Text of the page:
The Association of U S West Retirees



Qwest union rejects contract
By Jeff Smith
Rocky Mountain News
Wednesday, October 1, 2008

Members of Qwest Communications' largest union have rejected a contract that would have increased wages by 9.73 percent over three years but required health care premium-sharing for the first time.

"It wasn't close," Al Kogler, spokesman for District 7 of the Communications Workers of America, said Tuesday after ballots had been tallied.  The CWA represents about 20,000 Qwest employees.

Kogler said he expected union employees to be at their jobs today, while company management and union leadership discuss possible plans to restart bargaining.

"What I've heard at this point is anecdotal but a lot of basic dignity and respect issues, and I think (how the retirees were treated) may be a big piece," Kogler said.

Post-1990 retirees along with union employees would have faced health care premiums for the first time.  Pre-1991 retirees are protected from increased health care costs by a legal agreement.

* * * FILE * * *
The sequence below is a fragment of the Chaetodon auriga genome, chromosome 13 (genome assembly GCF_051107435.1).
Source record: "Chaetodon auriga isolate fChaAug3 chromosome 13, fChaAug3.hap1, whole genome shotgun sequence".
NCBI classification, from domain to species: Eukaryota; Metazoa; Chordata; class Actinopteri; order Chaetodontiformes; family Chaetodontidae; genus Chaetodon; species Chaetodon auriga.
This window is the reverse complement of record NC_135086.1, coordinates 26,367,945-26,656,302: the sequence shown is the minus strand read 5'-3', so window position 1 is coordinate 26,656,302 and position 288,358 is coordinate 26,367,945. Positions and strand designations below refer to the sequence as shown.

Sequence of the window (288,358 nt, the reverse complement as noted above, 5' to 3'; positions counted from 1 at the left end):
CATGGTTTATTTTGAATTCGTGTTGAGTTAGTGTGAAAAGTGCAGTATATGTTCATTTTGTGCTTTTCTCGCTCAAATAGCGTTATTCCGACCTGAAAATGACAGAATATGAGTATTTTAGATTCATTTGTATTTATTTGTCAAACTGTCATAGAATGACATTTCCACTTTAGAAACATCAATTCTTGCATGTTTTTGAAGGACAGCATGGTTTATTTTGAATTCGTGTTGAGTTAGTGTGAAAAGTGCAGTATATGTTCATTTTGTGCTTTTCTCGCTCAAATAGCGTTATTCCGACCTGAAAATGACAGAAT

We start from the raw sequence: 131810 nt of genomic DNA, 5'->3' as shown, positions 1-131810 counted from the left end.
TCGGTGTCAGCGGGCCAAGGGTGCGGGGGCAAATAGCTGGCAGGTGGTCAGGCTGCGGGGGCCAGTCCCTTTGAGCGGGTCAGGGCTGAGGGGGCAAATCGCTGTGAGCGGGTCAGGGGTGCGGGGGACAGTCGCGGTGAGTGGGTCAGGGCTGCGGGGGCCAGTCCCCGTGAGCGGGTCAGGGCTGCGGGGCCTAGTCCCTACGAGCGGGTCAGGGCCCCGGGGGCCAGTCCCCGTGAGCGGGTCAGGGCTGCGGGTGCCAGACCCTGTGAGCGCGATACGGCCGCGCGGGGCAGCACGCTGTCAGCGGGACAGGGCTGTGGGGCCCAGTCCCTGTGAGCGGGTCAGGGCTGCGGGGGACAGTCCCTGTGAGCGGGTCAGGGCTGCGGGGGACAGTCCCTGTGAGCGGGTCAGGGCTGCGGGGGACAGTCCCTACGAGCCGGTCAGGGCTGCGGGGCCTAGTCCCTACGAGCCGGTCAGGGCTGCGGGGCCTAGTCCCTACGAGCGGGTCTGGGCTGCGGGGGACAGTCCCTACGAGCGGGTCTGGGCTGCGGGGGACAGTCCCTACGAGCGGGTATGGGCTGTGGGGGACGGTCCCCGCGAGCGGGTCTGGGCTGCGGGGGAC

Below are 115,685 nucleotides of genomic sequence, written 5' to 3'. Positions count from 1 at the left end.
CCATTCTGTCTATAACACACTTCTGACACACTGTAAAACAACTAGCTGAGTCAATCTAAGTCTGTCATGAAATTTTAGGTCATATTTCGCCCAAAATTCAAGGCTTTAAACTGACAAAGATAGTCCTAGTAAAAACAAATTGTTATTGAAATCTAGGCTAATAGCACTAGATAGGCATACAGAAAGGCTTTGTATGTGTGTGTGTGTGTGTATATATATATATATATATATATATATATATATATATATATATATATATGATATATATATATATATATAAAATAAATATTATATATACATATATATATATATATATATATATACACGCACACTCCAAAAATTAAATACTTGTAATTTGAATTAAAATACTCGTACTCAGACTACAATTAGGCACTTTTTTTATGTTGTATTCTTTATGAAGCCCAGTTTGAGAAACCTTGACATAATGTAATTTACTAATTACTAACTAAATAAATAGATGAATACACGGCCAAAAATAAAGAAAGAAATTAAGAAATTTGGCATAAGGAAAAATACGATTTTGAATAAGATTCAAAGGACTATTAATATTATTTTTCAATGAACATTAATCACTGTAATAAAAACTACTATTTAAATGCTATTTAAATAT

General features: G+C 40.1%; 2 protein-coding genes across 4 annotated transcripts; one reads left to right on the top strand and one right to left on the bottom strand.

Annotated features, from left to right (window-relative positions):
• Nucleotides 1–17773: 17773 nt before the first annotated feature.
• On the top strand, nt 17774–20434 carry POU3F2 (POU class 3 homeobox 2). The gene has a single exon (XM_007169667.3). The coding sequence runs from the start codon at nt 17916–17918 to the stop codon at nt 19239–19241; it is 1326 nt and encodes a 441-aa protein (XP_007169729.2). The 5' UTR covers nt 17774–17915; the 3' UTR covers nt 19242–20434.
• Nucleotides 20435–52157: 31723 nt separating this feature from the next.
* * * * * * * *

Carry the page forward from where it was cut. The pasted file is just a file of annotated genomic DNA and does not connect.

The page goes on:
Qwest spokesman Bob Toevs stressed the Denver telco "remains completely operational."

"I think it's fair to say that we're disappointed," Toevs said.  "It's puzzling the members would reject the stability of good wages and benefits over the uncertainty of a prolonged contract dispute -- especially given the economy."

The CWA already has authorized a strike as a last resort.  Qwest said it has reactivated its strike-contingency plan.

Talks between the parties were contentious over health care and wages, but the two sides were able to reach a tentative agreement in mid-August, avertinga possible strike before the Democratic National Convention.

The CWA has long resisted health care premium-sharing, but the issue was a top priority for Qwest, which, like other companies, has experienced rising health care costs.

Mimi Hull, president of the Association of U S West Retirees, expressed surprise the contract was rejected.